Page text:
Remembered for his contributions to the study of crystallography, he earned the 1914 Nobel Prize in Physics for his discovery that crystals could cause the diffraction of X-rays. He also contributed to quantum theory, the theory of relativity, and the physics sub-fields of optics and super conductivity.
In the first decade of the Twentieth century, he studied science and mathematics at the University of Strassburg, the Ludwig Maximilian University of Munich, and the University of Göttingen.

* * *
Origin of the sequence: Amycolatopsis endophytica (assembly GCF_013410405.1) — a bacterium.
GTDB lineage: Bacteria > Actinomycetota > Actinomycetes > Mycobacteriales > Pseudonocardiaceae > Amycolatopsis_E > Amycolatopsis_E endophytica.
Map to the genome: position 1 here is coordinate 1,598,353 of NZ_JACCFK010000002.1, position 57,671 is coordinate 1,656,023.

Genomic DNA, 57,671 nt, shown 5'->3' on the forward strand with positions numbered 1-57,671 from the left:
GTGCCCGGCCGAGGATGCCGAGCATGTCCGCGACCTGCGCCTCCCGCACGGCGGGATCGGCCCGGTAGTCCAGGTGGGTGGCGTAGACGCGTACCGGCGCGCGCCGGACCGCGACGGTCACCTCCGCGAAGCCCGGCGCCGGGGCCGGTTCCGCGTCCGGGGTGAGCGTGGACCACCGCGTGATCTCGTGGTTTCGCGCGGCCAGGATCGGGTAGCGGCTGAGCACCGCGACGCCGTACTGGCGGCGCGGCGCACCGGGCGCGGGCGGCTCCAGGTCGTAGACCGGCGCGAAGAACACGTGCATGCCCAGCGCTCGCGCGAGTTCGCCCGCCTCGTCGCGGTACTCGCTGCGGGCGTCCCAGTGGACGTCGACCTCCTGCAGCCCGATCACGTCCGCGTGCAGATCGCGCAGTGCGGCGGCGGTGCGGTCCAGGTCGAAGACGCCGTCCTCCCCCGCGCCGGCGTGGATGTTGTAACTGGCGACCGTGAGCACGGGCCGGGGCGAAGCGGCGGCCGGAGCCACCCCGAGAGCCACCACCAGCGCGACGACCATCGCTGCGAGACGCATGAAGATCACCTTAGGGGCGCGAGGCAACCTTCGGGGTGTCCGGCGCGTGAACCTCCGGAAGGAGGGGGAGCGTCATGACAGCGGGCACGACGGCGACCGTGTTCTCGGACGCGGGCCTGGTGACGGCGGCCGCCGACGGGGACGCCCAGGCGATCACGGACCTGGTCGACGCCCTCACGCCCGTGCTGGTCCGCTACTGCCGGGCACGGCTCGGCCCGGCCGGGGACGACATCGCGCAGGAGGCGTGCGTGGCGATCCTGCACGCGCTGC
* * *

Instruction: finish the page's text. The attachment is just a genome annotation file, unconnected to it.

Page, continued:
During the 1930s, he was a vocal opponent of Nazism and played a key role in arranging the emigration of fellow German scientists who had been sanctioned or otherwise negatively affected by the strengthening regime.
He was born in Pfaffendorf, Germany, to Minna Zerrenner and Julius Laue.
From 1906 to 1909, he served as a research assistant to acclaimed physicist Max Planck. Nearly three decades later, he received the prestigious Max Planck Medal.